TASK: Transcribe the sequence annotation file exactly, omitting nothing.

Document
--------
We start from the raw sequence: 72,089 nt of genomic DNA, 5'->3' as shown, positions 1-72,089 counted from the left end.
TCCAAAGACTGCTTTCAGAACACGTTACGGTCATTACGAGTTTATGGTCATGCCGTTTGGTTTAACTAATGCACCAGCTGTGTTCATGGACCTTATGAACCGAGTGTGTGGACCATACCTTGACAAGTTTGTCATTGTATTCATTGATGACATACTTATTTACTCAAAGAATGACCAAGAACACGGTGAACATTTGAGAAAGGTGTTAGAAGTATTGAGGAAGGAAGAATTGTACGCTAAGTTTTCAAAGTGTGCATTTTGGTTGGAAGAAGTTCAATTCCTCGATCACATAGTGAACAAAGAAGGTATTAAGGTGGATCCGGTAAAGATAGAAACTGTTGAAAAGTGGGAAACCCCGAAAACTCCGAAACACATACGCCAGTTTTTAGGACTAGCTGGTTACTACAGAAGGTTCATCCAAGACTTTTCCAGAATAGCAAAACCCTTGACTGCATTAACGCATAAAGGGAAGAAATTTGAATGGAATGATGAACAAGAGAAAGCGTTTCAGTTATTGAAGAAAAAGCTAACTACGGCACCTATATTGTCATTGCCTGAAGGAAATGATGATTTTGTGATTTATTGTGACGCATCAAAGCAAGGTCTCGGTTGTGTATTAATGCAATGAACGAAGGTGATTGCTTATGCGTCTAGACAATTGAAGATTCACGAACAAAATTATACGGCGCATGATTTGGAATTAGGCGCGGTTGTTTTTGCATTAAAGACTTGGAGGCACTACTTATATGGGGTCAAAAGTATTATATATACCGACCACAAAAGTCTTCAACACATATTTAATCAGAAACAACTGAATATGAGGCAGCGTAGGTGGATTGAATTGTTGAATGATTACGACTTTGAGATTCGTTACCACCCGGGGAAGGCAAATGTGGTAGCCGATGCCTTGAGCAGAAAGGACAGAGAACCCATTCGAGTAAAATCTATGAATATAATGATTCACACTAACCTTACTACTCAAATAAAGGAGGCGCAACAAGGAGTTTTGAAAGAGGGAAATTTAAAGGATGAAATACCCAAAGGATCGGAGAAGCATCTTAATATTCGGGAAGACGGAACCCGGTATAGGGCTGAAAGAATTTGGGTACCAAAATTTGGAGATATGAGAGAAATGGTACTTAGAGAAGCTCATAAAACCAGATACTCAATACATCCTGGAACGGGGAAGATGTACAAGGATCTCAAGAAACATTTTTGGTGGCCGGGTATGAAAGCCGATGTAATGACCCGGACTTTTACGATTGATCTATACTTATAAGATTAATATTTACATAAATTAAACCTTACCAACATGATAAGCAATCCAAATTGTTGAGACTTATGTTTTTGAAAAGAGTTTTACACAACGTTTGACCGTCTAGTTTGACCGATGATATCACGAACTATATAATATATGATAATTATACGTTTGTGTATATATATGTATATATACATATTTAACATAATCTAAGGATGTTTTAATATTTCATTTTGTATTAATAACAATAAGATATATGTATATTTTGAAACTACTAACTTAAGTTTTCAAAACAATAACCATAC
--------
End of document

We start from the raw sequence: 72,089 nt of genomic DNA, 5'->3' as shown, positions 1-72,089 counted from the left end.
TCCAAAGACTGCTTTCAGAACACGTTACGGTCATTACGAGTTTATGGTCATGCCGTTTGGTTTAACTAATGCACCAGCTGTGTTCATGGACCTTATGAACCGAGTGTGTGGACCATACCTTGACAAGTTTGTCATTGTATTCATTGATGACATACTTATTTACTCAAAGAATGACCAAGAACACGGTGAACATTTGAGAAAGGTGTTAGAAGTATTGAGGAAGGAAGAATTGTACGCTAAGTTTTCAAAGTGTGCATTTTGGTTGGAAGAAGTTCAATTCCTCGATCACATAGTGAACAAAGAAGGTATTAAGGTGGATCCGGTAAAGATAGAAACTGTTGAAAAGTGGGAAACCCCGAAAACTCCGAAACACATACGCCAGTTTTTAGGACTAGCTGGTTACTACAGAAGGTTCATCCAAGACTTTTCCAGAATAGCAAAACCCTTGACTGCATTAACGCATAAAGGGAAGAAATTTGAATGGAATGATGAACAAGAGAAAGCGTTTCAGTTATTGAAGAAAAAGCTAACTACGGCACCTATATTGTCATTGCCTGAAGGAAATGATGATTTTGTGATTTATTGTGACGCATCAAAGCAAGGTCTCGGTTGTGTATTAATGCAATGAACGAAGGTGATTGCTTATGCGTCTAGACAATTGAAGATTCACGAACAAAATTATACGGCGCATGATTTGGAATTAGGCGCGGTTGTTTTTGCATTAAAGACTTGGAGGCACTACTTATATGGGGTCAAAAGTATTATATATACCGACCACAAAAGTCTTCAACACATATTTAATCAGAAACAACTGAATATGAGGCAGCGTAGGTGGATTGAATTGTTGAATGATTACGACTTTGAGATTCGTTACCACCCGGGGAAGGCAAATGTGGTAGCCGATGCCTTGAGCAGAAAGGACAGAGAACCCATTCGAGTAAAATCTATGAATATAATGATTCACACTAACCTTACTACTCAAATAAAGGAGGCGCAACAAGGAGTTTTGAAAGAGGGAAATTTAAAGGATGAAATACCCAAAGGATCGGAGAAGCATCTTAATATTCGGGAAGACGGAACCCGGTATAGGGCTGAAAGAATTTGGGTACCAAAATTTGGAGATATGAGAGAAATGGTACTTAGAGAAGCTCATAAAACCAGATACTCAATACATCCTGGAACGGGGAAGATGTACAAGGATCTCAAGAAACATTTTTGGTGGCCGGGTATGAAAGCCGATGTAATGACCCGGACTTTTACGATTGATCTATACTTATAAGATTAATATTTACATAAATTAAACCTTACCAACATGATAAGCAATCCAAATTGTTGAGACTTATGTTTTTGAAAAGAGTTTTACACAACGTTTGACCGTCTAGTTTGACCGATGATATCACGAACTATATAATATATGATAATTATACGTTTGTGTATATATATGTATATATACATATTTAACATAATCTAAGGATGTTTTAATATTTCATTTTGTATTAATAACAATAAGATATATGTATATTTTGAAACTACTAACTTAAGTTTTCAAAACAATAACCATAC